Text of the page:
# Set $S={x^{3}+2x<4}$ bounded from above or below?

It's obvious that it won't be bound below and the LUB will be ~$1.18$, but how do you prove that it is indeed bounded from above?

If you assume that it is not bounded from above, then, by definition this means that $\forall n\in\mathbb N$ there is $x_n\in S:x_n>n$. Then you have a sequence $\left\{x_n\right\}\subset S$ such that $x_n\to\infty$. But for this sequence $x_n^3+2x_n\to\infty$ which is a contradiction with that $x_n^3+2x_n<4$. Therefore $S$ is bounded !

• I don't see what the assumption has to do with anything. Commented Sep 17, 2015 at 18:06
• @pjs36 If it is not bounded from above , by definition this means that $\forall n\in\mathbb N$ there is $x_n\in S:x_n>n$. Then you have a sequence $\left\{x_n\right\}\subset S$ such that $x_n\to\infty$. But for this sequence $x_n^3+2x_n\to\infty$ which is a contradiction with that $x_n^3+2x_n<4$ Commented Sep 17, 2015 at 18:09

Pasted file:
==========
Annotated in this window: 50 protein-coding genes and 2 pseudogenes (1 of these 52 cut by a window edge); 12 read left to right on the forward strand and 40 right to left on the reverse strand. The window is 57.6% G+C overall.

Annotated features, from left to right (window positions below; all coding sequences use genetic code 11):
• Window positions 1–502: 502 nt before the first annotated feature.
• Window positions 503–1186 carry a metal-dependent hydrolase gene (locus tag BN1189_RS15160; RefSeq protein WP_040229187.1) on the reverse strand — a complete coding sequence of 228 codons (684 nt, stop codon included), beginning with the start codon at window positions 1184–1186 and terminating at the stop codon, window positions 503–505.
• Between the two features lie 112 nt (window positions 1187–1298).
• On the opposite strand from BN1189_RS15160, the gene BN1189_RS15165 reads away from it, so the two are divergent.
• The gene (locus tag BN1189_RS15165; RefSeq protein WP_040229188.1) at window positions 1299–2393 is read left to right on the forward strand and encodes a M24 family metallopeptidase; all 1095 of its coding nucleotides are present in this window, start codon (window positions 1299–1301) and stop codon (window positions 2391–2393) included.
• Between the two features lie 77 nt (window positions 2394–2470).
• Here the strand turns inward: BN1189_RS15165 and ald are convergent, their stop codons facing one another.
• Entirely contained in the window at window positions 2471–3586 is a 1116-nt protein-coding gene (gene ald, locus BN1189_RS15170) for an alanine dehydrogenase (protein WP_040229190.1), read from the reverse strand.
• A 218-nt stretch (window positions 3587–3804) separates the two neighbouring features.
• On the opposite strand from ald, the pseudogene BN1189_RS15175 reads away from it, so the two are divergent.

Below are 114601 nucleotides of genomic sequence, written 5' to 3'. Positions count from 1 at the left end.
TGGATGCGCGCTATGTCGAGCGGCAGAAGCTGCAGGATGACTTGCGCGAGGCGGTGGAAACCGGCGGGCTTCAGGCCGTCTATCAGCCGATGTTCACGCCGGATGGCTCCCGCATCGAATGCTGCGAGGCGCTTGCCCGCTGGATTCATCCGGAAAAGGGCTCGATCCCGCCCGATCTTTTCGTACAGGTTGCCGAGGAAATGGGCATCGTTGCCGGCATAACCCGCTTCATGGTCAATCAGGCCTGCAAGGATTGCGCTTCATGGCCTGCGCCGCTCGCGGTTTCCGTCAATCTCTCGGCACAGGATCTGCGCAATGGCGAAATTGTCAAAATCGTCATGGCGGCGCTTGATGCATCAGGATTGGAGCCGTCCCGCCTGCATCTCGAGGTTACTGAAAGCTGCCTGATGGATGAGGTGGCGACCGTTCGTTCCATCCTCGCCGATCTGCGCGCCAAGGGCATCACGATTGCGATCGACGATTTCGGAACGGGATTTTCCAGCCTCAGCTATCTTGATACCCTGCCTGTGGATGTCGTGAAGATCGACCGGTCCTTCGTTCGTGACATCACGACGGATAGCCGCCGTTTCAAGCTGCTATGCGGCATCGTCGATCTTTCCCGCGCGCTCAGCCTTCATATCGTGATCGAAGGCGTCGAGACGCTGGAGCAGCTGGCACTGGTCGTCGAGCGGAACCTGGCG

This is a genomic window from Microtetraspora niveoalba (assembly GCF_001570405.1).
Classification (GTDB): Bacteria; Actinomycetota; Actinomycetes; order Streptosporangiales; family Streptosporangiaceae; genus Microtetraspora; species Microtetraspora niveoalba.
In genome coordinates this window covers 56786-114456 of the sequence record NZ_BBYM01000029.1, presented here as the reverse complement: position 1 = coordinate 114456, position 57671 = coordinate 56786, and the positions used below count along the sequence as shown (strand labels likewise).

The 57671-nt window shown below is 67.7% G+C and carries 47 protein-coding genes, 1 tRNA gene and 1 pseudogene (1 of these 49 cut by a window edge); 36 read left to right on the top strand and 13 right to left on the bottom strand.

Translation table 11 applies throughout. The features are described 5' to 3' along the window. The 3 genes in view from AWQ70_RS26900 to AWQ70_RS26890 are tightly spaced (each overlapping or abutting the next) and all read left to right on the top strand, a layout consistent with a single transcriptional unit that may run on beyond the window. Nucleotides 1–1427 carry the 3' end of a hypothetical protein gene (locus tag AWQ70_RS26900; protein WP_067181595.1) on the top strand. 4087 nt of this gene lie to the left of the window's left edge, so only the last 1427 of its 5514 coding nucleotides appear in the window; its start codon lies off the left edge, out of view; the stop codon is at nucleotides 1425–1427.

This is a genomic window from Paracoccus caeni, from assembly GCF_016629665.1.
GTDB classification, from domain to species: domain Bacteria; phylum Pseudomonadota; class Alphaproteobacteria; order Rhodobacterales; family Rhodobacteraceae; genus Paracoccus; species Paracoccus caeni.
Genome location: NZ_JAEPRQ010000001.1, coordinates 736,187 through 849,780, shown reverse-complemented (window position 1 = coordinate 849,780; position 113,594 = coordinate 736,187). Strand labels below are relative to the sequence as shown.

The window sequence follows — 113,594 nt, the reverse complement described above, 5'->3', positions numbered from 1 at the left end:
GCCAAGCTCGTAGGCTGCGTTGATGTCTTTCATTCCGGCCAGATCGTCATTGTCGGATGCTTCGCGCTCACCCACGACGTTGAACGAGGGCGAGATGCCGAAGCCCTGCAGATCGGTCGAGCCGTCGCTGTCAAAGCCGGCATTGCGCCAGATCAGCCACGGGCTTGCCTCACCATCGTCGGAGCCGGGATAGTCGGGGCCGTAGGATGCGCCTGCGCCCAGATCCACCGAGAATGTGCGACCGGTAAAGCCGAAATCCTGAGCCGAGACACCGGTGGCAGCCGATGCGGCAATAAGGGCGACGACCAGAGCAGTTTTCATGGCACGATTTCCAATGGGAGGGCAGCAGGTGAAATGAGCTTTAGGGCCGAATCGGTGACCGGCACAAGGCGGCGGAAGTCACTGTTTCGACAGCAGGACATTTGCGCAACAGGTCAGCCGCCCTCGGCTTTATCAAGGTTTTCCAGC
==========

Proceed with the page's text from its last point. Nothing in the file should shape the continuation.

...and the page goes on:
• I'm merely pointing out that it is superfluous to assume such a thing. Your contradiction comes from your claim that "$x_n^3 + 2x_n < 4$," which, if justified, would be enough for a direct proof. Commented Sep 17, 2015 at 18:19
• @pjs36 I can not understand what you have in mind. The set $S$ consists of such real numbers $x$ that $x^3+2x<4$. What is your concern here ? Commented Sep 17, 2015 at 18:23
• Yes, I was clearly confused there, you're exactly right. My apologies! Commented Sep 17, 2015 at 18:35

You could look at the function $f:\mathbb{R}\to \mathbb{R}, \ x\mapsto x^3+2x$, the derivative is $3x^2+2$ which is positive everywhere, hence your function is strictly monotone and $f(2)=12>4$ which means 2 is an upper bound for your set $S$.

If $x \ge 2$, then $x^3 + 2x \ge 2^3+2 \cdot 2 =12$.

Thus, if $x^3 + 2x < 4 < 12$, then $x < 2$. So, $2$ is an upper bound for $S$.

If $x<0$, then $x^3+2x < 0 < 4$. So $S$ contains all negative numbers and is not bounded below.

• Is it possible to say it isn't bounded below? Commented Sep 17, 2015 at 18:05
• Just so I don't have to open another question that is very related to this one. If $A=r^{2}<9$, $inf(A)=-3$ $sup(A)=3$, would something like this need to be proved? Commented Sep 17, 2015 at 18:16
• @Achro, yes. Try it. If you get stuck, ask a separate question.
– lhf
Commented Sep 17, 2015 at 18:17